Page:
Head teacher arrested for poisoning 23 pupils
23 schoolchildren died last week after ingesting their free school lunch which was ingested with the insecticide monocrotophos. The female headmistress has now been arrested to help police in their investigation.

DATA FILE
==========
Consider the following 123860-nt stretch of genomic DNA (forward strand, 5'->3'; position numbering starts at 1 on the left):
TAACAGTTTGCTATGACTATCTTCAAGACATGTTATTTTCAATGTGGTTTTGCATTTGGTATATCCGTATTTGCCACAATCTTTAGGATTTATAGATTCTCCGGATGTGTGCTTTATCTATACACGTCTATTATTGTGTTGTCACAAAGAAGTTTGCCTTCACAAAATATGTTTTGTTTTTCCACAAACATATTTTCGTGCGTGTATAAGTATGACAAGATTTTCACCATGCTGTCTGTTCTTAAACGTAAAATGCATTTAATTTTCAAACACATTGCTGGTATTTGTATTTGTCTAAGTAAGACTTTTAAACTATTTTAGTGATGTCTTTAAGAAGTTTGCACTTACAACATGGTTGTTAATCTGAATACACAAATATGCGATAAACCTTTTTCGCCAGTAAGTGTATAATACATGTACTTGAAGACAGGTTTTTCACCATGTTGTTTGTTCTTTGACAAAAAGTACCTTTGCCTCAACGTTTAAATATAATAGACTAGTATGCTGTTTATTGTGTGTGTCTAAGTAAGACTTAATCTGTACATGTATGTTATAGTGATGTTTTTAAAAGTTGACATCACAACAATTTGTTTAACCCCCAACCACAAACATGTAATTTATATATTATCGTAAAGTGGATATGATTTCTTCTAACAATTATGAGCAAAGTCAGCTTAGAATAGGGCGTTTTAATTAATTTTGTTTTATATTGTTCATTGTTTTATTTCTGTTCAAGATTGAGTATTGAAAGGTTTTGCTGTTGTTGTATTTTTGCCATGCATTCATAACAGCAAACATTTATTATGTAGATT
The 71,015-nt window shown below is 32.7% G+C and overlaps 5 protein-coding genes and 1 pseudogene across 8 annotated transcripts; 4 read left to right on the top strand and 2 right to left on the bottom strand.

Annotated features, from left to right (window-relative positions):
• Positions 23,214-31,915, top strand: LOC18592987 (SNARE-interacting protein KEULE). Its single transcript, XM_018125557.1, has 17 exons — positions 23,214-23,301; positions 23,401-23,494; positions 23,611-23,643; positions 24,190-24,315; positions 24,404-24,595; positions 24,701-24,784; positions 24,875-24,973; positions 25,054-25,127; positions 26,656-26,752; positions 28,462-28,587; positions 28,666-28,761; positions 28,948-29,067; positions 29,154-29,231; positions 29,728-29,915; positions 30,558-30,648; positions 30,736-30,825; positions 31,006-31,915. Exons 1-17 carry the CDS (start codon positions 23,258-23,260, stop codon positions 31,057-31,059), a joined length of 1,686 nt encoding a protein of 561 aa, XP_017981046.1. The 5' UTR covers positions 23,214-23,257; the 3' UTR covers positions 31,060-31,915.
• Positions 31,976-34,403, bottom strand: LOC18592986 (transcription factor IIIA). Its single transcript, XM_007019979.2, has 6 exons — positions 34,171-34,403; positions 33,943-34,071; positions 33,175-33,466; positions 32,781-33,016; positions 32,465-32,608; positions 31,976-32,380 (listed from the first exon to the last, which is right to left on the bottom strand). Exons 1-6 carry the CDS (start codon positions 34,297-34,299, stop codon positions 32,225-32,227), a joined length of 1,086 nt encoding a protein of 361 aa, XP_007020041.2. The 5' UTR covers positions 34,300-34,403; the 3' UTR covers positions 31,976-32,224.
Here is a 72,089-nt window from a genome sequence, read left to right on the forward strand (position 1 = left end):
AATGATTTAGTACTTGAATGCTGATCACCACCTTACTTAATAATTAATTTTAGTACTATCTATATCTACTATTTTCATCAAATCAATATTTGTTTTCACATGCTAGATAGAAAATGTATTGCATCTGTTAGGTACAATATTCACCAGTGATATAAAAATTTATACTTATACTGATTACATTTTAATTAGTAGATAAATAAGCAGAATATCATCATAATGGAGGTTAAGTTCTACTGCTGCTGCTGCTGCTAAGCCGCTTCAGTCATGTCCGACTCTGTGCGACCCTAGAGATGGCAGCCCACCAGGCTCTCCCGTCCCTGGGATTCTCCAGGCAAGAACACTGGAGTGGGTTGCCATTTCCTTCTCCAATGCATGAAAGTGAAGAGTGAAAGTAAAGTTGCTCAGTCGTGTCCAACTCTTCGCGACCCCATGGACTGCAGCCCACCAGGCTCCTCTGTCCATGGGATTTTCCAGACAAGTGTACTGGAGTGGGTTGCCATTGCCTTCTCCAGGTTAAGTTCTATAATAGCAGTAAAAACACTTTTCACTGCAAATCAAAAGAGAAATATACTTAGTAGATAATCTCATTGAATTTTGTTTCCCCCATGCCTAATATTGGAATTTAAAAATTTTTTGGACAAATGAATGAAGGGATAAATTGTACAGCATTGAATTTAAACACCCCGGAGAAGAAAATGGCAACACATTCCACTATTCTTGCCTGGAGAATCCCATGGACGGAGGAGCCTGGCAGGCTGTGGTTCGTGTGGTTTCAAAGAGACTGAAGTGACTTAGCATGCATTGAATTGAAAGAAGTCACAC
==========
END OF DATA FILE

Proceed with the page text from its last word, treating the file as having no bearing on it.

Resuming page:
The BBC has more information here, but essentially the Cook has stated that the Headmistress forced her to use some foul smelling oil in the children's meal of rice and beans - the suggestion is that the container used to transport the oil from her husbands shop had previously had the insecticide monocrotophos in it. While a great deal of emphasis is placed on aerosol release the likelihood is that any small scale (and 23 can hardly be considered small) incident is likely to be based on ingestion (Rajneeshee etc). Clearly adulteration of the food chain is the most difficult part of CBRN, and adulteration at the end of the food chain (ie when it is being cooked) is the easiest part of that spectrum, the disappointment is that so few technical solutions are being developed for it.